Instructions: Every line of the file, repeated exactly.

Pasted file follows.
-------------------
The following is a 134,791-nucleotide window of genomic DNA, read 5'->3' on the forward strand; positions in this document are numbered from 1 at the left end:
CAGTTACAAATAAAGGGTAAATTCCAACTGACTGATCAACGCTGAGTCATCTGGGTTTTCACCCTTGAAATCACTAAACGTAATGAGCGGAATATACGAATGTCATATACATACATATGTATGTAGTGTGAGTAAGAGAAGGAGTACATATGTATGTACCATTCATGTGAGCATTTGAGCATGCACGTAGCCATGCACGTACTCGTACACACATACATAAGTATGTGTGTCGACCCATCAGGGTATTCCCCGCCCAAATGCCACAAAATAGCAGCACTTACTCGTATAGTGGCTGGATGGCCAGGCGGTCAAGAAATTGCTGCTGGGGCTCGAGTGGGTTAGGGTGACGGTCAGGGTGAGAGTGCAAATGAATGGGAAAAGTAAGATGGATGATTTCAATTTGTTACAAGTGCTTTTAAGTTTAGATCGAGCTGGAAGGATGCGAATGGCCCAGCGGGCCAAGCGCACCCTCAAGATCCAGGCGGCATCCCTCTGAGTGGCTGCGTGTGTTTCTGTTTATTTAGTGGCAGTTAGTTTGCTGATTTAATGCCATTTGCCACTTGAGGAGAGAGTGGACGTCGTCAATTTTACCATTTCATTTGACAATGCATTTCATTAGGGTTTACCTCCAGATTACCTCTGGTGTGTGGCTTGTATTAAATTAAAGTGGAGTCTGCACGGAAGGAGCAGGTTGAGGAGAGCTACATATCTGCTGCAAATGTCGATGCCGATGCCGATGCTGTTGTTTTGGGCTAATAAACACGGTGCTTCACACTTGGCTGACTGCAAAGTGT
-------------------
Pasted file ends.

The following is a 134,791-nucleotide window of genomic DNA, read 5'->3' on the forward strand; positions in this document are numbered from 1 at the left end:
CAGTTACAAATAAAGGGTAAATTCCAACTGACTGATCAACGCTGAGTCATCTGGGTTTTCACCCTTGAAATCACTAAACGTAATGAGCGGAATATACGAATGTCATATACATACATATGTATGTAGTGTGAGTAAGAGAAGGAGTACATATGTATGTACCATTCATGTGAGCATTTGAGCATGCACGTAGCCATGCACGTACTCGTACACACATACATAAGTATGTGTGTCGACCCATCAGGGTATTCCCCGCCCAAATGCCACAAAATAGCAGCACTTACTCGTATAGTGGCTGGATGGCCAGGCGGTCAAGAAATTGCTGCTGGGGCTCGAGTGGGTTAGGGTGACGGTCAGGGTGAGAGTGCAAATGAATGGGAAAAGTAAGATGGATGATTTCAATTTGTTACAAGTGCTTTTAAGTTTAGATCGAGCTGGAAGGATGCGAATGGCCCAGCGGGCCAAGCGCACCCTCAAGATCCAGGCGGCATCCCTCTGAGTGGCTGCGTGTGTTTCTGTTTATTTAGTGGCAGTTAGTTTGCTGATTTAATGCCATTTGCCACTTGAGGAGAGAGTGGACGTCGTCAATTTTACCATTTCATTTGACAATGCATTTCATTAGGGTTTACCTCCAGATTACCTCTGGTGTGTGGCTTGTATTAAATTAAAGTGGAGTCTGCACGGAAGGAGCAGGTTGAGGAGAGCTACATATCTGCTGCAAATGTCGATGCCGATGCCGATGCTGTTGTTTTGGGCTAATAAACACGGTGCTTCACACTTGGCTGACTGCAAAGTGT